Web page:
He was dutifully attacking Eddie Cross for suggesting there was a need for a change of driver on the bus of state. Maruma, rather clumsily, attempted to translate this as a class narrative.

If Maruma wants to adopt this approach, he should explain to us why he took full advantage of the hospitality extended to him by the British Council recently.

He was spotted guzzling the enemy’s booze and wolfing down their snacks at a Chatham House function. Let’s hope that apart from this conspicuous consumption he managed to give a good account of himself.

Somebody not giving such a good account of herself was Grace Mugabe in Hong Kong last week. She reportedly lost her cool with some pesky photographers.

A London Sunday Times photographer claims he was beaten up and punched by the First Lady. She flew into a rage when she was spotted last week leaving the exclusive Shangri-La Hotel in Hong Kong, the newspaper said. She had been staying there with her entourage.

“Holding a Jimmy Choo-style bag estimated to be worth at least £2 000, and hiding behind Cavalli rhine-stone-framed glasses with a red cashmere shawl over her head, she ordered her bodyguard to attack the photographer, Richard Jones,” the newspaper reported.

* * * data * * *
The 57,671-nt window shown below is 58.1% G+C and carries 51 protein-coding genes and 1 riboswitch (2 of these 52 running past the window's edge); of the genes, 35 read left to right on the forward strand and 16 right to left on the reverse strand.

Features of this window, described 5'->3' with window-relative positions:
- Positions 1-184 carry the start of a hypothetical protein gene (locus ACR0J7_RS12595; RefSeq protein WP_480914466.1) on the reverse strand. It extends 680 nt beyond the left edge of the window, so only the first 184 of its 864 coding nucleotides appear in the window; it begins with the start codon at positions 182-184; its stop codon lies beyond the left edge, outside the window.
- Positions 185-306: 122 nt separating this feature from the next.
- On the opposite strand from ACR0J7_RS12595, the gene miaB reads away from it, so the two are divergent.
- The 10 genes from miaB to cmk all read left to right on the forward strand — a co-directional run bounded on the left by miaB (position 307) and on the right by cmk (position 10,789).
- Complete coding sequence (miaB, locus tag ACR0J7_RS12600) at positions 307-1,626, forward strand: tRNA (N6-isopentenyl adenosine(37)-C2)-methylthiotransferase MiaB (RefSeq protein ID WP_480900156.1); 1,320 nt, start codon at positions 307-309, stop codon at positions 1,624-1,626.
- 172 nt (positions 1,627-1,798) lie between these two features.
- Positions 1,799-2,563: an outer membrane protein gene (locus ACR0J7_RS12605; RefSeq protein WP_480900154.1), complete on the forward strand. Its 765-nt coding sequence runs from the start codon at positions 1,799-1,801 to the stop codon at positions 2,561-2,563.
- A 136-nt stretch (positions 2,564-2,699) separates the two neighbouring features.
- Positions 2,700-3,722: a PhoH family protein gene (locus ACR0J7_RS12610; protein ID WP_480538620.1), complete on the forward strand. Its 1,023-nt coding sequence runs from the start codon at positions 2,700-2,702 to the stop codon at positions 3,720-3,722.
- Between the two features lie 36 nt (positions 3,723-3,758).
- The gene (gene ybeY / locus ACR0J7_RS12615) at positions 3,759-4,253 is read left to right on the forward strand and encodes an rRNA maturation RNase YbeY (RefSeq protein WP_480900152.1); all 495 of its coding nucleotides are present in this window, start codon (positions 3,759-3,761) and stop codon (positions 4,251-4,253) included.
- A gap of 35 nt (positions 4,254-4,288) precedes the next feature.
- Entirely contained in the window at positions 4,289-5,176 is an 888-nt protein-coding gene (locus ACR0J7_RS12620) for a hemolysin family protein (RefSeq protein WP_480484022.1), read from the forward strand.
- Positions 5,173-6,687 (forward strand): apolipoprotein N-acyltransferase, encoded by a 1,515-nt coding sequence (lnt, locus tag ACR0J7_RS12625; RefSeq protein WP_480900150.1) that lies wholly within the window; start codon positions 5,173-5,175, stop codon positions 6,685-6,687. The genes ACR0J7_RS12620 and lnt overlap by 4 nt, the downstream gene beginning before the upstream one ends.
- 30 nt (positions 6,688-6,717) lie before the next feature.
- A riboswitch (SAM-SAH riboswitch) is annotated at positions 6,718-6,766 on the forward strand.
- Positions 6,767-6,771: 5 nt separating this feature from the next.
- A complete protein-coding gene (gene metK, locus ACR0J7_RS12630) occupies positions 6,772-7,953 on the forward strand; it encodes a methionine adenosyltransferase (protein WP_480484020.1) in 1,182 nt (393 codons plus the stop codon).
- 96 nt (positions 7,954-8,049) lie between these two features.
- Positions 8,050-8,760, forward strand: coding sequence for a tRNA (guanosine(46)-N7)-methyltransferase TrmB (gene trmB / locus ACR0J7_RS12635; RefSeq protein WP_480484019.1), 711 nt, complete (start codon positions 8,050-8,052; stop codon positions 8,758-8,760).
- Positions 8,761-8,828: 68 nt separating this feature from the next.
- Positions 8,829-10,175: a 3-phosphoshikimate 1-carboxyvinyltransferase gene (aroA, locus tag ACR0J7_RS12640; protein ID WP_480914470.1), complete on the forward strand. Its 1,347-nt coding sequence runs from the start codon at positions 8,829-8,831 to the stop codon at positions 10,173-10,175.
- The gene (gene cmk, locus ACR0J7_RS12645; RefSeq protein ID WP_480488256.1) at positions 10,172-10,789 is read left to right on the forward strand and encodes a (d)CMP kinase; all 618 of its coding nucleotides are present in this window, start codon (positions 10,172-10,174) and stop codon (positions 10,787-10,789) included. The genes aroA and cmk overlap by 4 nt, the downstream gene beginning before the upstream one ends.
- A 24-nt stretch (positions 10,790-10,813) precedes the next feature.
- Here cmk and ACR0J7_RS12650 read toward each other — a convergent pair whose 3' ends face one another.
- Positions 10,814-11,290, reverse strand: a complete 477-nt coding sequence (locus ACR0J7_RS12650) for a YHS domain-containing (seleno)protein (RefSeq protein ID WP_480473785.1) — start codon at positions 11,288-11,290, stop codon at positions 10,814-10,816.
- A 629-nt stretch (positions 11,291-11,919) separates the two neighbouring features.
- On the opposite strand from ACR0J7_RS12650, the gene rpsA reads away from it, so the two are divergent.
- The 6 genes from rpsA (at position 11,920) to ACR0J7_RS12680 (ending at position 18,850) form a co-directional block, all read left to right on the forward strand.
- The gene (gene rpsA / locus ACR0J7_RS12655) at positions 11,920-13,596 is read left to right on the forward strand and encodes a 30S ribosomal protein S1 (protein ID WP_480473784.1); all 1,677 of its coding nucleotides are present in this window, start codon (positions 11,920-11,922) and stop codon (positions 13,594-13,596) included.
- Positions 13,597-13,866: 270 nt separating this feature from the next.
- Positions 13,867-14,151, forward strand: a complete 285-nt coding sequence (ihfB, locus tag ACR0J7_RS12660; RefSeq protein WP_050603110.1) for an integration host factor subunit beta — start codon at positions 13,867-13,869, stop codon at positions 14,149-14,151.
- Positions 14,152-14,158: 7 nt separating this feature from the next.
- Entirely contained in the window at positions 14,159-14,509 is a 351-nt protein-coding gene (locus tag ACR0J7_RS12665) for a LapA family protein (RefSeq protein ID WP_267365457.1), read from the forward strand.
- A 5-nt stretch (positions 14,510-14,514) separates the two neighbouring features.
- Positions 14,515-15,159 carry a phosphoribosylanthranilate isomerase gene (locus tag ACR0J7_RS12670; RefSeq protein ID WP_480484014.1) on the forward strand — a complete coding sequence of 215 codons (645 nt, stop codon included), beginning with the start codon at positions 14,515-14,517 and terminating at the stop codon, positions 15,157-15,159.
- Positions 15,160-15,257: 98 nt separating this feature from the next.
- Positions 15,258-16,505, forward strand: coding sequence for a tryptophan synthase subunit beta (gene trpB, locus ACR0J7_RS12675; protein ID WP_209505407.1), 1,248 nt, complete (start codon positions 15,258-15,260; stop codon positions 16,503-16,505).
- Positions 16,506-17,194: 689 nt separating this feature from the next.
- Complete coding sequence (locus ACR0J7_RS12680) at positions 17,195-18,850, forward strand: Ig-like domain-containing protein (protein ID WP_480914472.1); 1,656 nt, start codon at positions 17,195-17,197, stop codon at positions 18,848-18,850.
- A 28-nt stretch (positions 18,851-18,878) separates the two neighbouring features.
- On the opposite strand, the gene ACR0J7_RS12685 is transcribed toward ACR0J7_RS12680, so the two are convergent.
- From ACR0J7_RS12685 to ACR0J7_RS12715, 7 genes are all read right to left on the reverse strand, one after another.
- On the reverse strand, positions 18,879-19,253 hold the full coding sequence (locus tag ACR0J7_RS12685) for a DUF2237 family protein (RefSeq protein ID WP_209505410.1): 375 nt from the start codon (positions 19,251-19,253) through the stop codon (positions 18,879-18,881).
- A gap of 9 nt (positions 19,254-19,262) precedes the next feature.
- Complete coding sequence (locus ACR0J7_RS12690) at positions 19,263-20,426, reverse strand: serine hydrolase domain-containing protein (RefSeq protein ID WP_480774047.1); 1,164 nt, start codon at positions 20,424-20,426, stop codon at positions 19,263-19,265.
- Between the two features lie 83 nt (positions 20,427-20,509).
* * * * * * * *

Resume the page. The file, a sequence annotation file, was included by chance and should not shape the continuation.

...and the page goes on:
“While the bodyguard tried to wrestle away Jones’ camera, she joined in the assault.

“The man held him while she hit him again and again in the face with her fists,” the paper said. “She was screaming, completely crazy,” said Werner Zapletal, a tourist from Austria who witnessed the incident.

Jones (42) suffered nine cuts, abrasions and bruises to the face and head caused by the heavy, diamond-encrusted rings Mugabe was wearing, according to a medical report by Dr Raymond Ng, a general practitioner in Hong Kong.

During the assault more burly bodyguards came running from the hotel but were intercepted by security men from a nearby commercial building.

“Mugabe and her female companion fled around a corner seeking to hide their faces, only to run straight into a second photographer, Tim O’Rourke.

He snapped a few pictures before she flew at him with her fists flying, pulled his hair and tried to smash his camera. She then hurried back to her five-star refuge.”

The Hong Kong police, who were called to the scene, detained the bodyguard. He was allowed to go after questioning. The police took a statement from Jones.

The Sunday Times said officers at the Tsim Sha Tsui police station will study CCTV footage of the incident which they are treating as “serious” and “political”. A decision on whether to press charges is pending but Mugabe could claim immunity from prosecution.

Grace flew to Hong Kong on January 9 and installed herself in the £600-a-night Harbour Suite on the 18th floor of the Shangri-La, according to the Sunday Times.

There she played hostess to her daughter, Bona, who studies in the city, and to a stream of relatives and friends. She rarely went out but other members of the party were ferried around in black limousines costing £60 an hour, the paper said. La Dolce Vita!